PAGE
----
Microsoft Talks about Holoportation

In case AR/VR is not ‘blue sky’ enough for you, Microsoft is upping its game by talking about Holoportation. The firm is using the term to describe a method of advanced video conferencing, where the combination of 3D cameras with augmented reality headsets creates an augmented reality meeting between two people.

Both individuals use a set of 3D cameras to create 3D models of themselves, that are then transmitted to the other location where they can be viewed from all directions via the augmented reality headset. This means that when you are walking around the other person you can see his back. As Microsoft is using its HoloLens headset, it has created the name Holoportation as a reference to the device.

Microsoft holoportation

They published a video (available on YouTube describing the whole process. They also show how the whole thing works today. There is some obvious time lag in between the interactions, but in principle this should work. Of course the shown video is more of a marketing piece than a real demonstration. The video streams are mixed and shown as one, since we don’t have the headset to see how the person looks in augmented reality.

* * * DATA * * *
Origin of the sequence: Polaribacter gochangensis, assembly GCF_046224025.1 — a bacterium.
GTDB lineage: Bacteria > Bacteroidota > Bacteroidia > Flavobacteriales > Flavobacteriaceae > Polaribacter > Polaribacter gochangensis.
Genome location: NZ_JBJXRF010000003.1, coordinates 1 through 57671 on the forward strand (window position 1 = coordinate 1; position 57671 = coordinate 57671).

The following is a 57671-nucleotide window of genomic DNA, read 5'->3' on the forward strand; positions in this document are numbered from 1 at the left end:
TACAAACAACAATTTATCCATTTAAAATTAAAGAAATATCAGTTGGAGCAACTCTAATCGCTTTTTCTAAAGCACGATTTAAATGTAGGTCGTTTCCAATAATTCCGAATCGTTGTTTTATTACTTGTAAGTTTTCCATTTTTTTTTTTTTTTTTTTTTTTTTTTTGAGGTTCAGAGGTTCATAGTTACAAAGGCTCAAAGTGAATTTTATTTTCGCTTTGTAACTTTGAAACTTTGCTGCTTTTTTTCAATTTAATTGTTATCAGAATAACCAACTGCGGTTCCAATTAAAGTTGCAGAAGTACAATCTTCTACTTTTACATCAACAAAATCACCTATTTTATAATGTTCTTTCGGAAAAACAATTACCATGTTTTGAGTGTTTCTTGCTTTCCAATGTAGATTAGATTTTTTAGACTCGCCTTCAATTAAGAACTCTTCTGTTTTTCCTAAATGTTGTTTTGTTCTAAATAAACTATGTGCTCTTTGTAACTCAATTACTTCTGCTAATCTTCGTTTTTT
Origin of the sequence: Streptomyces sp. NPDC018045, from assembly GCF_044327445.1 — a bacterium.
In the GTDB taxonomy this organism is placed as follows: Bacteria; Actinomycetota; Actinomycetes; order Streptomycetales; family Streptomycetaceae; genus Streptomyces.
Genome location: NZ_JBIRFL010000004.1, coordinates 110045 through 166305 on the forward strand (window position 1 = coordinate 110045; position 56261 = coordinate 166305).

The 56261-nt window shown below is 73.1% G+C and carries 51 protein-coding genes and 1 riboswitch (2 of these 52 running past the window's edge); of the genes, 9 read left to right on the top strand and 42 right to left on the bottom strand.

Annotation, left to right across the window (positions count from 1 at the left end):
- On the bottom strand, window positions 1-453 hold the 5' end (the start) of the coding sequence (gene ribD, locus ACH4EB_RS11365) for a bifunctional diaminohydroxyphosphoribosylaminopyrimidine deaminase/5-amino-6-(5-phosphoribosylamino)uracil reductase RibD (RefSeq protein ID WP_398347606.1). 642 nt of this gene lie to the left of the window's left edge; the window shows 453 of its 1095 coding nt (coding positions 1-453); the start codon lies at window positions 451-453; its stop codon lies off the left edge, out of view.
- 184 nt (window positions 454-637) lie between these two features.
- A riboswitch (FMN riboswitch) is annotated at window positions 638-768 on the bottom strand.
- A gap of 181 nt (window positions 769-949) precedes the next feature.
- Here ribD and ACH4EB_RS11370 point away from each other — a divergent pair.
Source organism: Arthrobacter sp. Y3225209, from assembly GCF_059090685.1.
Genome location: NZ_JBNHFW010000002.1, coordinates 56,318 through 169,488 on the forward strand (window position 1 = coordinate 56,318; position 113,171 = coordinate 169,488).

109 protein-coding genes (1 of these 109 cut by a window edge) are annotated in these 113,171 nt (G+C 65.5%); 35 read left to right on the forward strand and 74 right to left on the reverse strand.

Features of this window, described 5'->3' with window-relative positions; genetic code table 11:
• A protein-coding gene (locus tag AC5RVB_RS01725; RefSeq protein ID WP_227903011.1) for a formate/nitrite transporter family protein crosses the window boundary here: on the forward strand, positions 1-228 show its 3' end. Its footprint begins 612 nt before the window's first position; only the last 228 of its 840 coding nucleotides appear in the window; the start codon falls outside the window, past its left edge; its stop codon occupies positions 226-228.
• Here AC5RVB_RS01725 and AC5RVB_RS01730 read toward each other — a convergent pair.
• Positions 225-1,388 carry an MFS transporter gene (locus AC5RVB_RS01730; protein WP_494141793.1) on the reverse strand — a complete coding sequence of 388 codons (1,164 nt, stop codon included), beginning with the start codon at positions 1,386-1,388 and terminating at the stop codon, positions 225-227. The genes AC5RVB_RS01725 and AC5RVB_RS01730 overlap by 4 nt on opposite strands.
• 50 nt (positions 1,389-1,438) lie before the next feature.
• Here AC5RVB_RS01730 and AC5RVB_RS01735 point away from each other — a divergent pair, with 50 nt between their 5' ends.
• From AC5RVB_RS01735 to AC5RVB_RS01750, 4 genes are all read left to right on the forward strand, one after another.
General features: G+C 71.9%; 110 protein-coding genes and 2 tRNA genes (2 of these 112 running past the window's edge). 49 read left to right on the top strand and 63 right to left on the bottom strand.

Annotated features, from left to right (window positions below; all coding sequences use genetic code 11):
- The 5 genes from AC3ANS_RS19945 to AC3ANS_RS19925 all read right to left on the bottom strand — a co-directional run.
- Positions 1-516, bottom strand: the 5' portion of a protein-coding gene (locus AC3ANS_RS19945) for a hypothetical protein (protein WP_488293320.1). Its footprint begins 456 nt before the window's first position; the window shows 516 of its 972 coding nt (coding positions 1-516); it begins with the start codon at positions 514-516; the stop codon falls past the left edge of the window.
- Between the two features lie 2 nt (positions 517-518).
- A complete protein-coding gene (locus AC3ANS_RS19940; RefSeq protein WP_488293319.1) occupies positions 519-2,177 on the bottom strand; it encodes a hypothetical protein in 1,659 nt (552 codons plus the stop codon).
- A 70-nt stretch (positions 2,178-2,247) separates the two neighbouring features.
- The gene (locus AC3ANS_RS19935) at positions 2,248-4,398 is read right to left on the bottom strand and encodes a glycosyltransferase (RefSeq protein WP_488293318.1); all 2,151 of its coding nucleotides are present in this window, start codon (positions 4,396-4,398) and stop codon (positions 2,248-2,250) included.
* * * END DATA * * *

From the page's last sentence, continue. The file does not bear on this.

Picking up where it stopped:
In one part of the video the presenter shows what the created 3D depth map looks like. This gives a good measure of the image quality that can be expected from such a set up at this time. There is some time lag during fast movements, that may create motion artifacts in the headset image but individuals should be at least recognizable. (Microsoft says in its video that it has developed new depth cameras to support high quality depth maps).

They are also suggesting recording such sessions and creating virtual memories in 3D. This is not so different from a 3D camera, a technology that has not, so far, taken the consumer electronics market by storm. Of course you are adding a 360 degree capability that creates more of a virtual object than a virtual image. Walking around an object and seeing it from all sides is big step forward, not only for consumers but also for professionals markets such as education and visualization, for example. Microsoft did not say what they need in terms of computer power and storage requirements to create such an experience. – NH